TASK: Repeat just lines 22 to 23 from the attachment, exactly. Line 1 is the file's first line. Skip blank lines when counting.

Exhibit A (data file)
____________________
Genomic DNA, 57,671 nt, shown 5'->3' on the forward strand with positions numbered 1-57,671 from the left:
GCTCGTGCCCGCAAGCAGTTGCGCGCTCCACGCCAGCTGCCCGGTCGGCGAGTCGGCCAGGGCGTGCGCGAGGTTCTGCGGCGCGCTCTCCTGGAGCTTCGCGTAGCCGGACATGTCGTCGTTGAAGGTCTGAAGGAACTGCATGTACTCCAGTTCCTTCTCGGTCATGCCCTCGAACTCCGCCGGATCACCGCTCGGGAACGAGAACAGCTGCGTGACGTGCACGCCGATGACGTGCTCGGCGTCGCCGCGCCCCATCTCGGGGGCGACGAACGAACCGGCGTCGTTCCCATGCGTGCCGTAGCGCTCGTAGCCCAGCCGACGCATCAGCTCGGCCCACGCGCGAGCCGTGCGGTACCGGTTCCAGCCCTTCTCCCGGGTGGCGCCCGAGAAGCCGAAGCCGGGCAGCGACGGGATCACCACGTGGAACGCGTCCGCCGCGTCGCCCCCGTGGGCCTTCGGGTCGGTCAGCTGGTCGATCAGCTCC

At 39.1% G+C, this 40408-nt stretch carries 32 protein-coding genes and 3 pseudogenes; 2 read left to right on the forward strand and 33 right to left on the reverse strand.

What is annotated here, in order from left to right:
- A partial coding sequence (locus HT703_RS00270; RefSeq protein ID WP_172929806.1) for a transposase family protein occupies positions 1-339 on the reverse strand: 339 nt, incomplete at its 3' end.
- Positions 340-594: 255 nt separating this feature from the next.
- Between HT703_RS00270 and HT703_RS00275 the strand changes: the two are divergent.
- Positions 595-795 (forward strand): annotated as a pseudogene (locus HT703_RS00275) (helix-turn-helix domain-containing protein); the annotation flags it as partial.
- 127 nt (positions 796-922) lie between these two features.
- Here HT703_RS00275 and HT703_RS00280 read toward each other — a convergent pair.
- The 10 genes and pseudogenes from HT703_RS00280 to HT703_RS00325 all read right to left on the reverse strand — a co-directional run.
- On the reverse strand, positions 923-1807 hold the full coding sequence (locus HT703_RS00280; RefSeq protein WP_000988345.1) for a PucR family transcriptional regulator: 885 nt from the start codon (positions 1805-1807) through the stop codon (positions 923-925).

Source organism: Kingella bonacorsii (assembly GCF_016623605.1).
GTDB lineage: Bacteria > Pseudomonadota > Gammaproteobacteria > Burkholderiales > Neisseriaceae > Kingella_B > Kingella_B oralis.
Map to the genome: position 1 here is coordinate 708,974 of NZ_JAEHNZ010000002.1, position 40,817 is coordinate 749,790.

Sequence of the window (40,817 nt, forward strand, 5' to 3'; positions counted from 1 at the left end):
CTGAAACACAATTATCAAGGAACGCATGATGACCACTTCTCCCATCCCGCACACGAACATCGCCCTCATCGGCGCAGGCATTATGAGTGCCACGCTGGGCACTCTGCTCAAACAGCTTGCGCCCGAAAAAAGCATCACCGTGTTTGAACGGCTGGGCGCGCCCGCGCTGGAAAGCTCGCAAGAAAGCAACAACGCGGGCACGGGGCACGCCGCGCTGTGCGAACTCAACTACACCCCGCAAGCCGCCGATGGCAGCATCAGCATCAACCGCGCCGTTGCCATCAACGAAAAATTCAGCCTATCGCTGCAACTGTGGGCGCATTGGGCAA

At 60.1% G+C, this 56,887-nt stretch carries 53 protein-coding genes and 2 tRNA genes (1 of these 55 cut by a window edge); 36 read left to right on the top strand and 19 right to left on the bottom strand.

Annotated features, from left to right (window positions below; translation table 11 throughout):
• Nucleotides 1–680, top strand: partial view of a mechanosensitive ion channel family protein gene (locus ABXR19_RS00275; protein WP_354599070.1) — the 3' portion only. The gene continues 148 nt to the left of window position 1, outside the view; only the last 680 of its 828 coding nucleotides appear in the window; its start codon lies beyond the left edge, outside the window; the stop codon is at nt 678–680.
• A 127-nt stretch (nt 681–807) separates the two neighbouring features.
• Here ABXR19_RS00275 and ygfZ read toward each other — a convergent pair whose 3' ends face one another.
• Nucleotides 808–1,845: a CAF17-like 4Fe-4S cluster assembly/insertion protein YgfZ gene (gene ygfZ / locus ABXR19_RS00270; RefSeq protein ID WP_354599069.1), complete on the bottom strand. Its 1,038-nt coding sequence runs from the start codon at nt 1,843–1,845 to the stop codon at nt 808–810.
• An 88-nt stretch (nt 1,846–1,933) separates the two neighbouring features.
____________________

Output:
• Here ABXR19_RS00275 and ygfZ read toward each other — a convergent pair whose 3' ends face one another.
• Nucleotides 808–1,845: a CAF17-like 4Fe-4S cluster assembly/insertion protein YgfZ gene (gene ygfZ / locus ABXR19_RS00270; RefSeq protein ID WP_354599069.1), complete on the bottom strand. Its 1,038-nt coding sequence runs from the start codon at nt 1,843–1,845 to the stop codon at nt 808–810.